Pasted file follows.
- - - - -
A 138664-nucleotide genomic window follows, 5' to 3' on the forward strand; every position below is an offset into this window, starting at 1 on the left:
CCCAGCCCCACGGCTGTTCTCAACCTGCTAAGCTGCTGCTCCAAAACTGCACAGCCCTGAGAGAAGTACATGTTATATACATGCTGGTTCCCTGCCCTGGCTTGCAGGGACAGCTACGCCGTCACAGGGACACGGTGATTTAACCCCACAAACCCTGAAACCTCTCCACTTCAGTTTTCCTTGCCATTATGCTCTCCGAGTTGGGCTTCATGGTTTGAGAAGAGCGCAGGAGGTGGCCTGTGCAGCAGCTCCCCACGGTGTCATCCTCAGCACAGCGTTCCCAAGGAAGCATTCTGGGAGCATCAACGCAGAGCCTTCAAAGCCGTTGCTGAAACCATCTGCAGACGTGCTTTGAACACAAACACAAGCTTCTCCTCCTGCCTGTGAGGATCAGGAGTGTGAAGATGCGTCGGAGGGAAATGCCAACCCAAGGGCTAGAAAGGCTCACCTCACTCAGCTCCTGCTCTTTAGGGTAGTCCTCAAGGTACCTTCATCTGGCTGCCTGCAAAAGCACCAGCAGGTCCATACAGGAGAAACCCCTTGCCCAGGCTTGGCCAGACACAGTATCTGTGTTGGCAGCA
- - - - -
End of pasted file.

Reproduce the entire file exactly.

A 138664-nucleotide genomic window follows, 5' to 3' on the forward strand; every position below is an offset into this window, starting at 1 on the left:
CCCAGCCCCACGGCTGTTCTCAACCTGCTAAGCTGCTGCTCCAAAACTGCACAGCCCTGAGAGAAGTACATGTTATATACATGCTGGTTCCCTGCCCTGGCTTGCAGGGACAGCTACGCCGTCACAGGGACACGGTGATTTAACCCCACAAACCCTGAAACCTCTCCACTTCAGTTTTCCTTGCCATTATGCTCTCCGAGTTGGGCTTCATGGTTTGAGAAGAGCGCAGGAGGTGGCCTGTGCAGCAGCTCCCCACGGTGTCATCCTCAGCACAGCGTTCCCAAGGAAGCATTCTGGGAGCATCAACGCAGAGCCTTCAAAGCCGTTGCTGAAACCATCTGCAGACGTGCTTTGAACACAAACACAAGCTTCTCCTCCTGCCTGTGAGGATCAGGAGTGTGAAGATGCGTCGGAGGGAAATGCCAACCCAAGGGCTAGAAAGGCTCACCTCACTCAGCTCCTGCTCTTTAGGGTAGTCCTCAAGGTACCTTCATCTGGCTGCCTGCAAAAGCACCAGCAGGTCCATACAGGAGAAACCCCTTGCCCAGGCTTGGCCAGACACAGTATCTGTGTTGGCAGCA